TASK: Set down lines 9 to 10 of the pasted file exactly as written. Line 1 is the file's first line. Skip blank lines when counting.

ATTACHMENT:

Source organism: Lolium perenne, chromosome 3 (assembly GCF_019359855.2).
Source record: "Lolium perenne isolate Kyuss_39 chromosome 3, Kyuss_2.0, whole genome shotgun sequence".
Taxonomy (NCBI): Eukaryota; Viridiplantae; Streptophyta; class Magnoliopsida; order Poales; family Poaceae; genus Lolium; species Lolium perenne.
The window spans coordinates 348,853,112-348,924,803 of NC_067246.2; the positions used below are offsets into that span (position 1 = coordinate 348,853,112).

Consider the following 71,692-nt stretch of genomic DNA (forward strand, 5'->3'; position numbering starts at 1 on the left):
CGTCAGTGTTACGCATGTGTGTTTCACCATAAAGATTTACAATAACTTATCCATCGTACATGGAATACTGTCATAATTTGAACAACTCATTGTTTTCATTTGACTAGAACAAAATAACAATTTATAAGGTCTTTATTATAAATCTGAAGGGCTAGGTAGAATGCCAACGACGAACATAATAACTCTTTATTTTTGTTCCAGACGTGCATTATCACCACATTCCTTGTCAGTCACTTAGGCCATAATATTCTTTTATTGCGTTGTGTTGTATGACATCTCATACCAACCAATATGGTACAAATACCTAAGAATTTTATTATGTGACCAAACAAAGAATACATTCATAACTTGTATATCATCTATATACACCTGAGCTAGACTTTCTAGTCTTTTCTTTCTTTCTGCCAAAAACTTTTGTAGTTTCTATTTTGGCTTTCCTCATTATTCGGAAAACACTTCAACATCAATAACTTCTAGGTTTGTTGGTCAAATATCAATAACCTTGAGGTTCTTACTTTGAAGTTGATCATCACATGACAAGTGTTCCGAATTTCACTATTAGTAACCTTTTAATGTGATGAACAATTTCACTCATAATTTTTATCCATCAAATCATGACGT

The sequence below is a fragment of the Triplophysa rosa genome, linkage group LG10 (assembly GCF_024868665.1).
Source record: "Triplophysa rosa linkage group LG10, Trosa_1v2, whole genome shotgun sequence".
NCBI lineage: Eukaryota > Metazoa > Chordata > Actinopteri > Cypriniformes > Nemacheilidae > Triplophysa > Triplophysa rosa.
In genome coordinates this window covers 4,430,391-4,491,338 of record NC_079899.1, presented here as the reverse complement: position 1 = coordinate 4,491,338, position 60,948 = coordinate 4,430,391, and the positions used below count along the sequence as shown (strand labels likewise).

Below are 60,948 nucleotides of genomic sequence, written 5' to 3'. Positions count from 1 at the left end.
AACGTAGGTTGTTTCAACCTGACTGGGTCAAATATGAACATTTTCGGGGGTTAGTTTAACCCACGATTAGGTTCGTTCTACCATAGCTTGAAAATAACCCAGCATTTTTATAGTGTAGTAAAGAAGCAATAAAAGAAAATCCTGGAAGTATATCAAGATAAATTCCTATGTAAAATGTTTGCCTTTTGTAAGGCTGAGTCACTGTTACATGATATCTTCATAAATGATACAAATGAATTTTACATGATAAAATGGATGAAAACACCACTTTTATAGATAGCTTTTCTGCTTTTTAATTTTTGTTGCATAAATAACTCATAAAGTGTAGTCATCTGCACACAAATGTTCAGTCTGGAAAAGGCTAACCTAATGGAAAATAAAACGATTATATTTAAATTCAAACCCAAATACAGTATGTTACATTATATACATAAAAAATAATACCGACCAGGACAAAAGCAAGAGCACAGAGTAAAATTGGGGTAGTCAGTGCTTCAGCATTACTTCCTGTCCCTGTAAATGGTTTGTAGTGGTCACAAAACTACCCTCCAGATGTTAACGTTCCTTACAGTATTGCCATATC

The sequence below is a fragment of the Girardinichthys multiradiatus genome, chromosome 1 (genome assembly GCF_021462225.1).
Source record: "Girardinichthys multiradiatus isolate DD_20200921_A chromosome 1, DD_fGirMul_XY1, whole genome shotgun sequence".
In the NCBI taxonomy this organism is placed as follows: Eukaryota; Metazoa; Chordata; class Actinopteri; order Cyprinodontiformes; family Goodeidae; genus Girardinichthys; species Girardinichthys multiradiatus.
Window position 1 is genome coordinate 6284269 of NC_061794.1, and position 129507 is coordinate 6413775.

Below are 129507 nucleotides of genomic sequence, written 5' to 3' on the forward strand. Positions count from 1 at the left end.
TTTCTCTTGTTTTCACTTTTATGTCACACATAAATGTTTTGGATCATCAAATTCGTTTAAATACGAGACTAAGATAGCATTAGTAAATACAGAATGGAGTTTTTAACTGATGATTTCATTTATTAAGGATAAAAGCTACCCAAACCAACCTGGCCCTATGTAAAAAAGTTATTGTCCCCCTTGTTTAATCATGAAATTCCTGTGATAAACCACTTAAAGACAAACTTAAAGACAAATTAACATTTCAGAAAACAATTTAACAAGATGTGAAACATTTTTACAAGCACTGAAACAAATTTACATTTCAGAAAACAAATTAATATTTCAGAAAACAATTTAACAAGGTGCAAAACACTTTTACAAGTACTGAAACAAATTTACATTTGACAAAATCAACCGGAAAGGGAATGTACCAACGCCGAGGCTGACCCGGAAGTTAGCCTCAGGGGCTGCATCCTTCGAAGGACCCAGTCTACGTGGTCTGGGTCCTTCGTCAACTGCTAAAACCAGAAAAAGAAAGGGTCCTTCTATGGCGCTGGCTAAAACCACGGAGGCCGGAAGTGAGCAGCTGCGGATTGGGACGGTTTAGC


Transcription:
NCBI lineage: Eukaryota > Metazoa > Chordata > Actinopteri > Cypriniformes > Nemacheilidae > Triplophysa > Triplophysa rosa.
In genome coordinates this window covers 4,430,391-4,491,338 of record NC_079899.1, presented here as the reverse complement: position 1 = coordinate 4,491,338, position 60,948 = coordinate 4,430,391, and the positions used below count along the sequence as shown (strand labels likewise).